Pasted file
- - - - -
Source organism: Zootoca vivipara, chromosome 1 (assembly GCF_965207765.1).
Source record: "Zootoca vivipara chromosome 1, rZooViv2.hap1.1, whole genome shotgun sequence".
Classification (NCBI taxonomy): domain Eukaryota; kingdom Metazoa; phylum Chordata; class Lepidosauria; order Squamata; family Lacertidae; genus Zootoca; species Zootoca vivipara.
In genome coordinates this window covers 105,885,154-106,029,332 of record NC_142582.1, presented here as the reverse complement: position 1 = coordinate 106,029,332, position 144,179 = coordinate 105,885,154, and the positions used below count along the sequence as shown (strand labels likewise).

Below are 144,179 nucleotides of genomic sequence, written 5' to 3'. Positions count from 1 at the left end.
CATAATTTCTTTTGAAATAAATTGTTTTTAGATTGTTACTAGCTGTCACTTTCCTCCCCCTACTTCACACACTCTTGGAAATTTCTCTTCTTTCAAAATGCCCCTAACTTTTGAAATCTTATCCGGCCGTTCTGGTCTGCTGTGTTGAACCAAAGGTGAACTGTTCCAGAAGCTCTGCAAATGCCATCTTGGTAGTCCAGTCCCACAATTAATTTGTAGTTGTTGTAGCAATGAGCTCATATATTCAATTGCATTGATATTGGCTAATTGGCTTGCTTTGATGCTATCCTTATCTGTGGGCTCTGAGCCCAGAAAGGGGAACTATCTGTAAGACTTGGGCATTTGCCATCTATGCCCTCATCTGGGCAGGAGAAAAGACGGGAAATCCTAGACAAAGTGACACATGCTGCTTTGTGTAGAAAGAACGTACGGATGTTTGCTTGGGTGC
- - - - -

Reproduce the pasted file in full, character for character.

Source organism: Zootoca vivipara, chromosome 1 (assembly GCF_965207765.1).
Source record: "Zootoca vivipara chromosome 1, rZooViv2.hap1.1, whole genome shotgun sequence".
Classification (NCBI taxonomy): domain Eukaryota; kingdom Metazoa; phylum Chordata; class Lepidosauria; order Squamata; family Lacertidae; genus Zootoca; species Zootoca vivipara.
In genome coordinates this window covers 105,885,154-106,029,332 of record NC_142582.1, presented here as the reverse complement: position 1 = coordinate 106,029,332, position 144,179 = coordinate 105,885,154, and the positions used below count along the sequence as shown (strand labels likewise).

Below are 144,179 nucleotides of genomic sequence, written 5' to 3'. Positions count from 1 at the left end.
CATAATTTCTTTTGAAATAAATTGTTTTTAGATTGTTACTAGCTGTCACTTTCCTCCCCCTACTTCACACACTCTTGGAAATTTCTCTTCTTTCAAAATGCCCCTAACTTTTGAAATCTTATCCGGCCGTTCTGGTCTGCTGTGTTGAACCAAAGGTGAACTGTTCCAGAAGCTCTGCAAATGCCATCTTGGTAGTCCAGTCCCACAATTAATTTGTAGTTGTTGTAGCAATGAGCTCATATATTCAATTGCATTGATATTGGCTAATTGGCTTGCTTTGATGCTATCCTTATCTGTGGGCTCTGAGCCCAGAAAGGGGAACTATCTGTAAGACTTGGGCATTTGCCATCTATGCCCTCATCTGGGCAGGAGAAAAGACGGGAAATCCTAGACAAAGTGACACATGCTGCTTTGTGTAGAAAGAACGTACGGATGTTTGCTTGGGTGC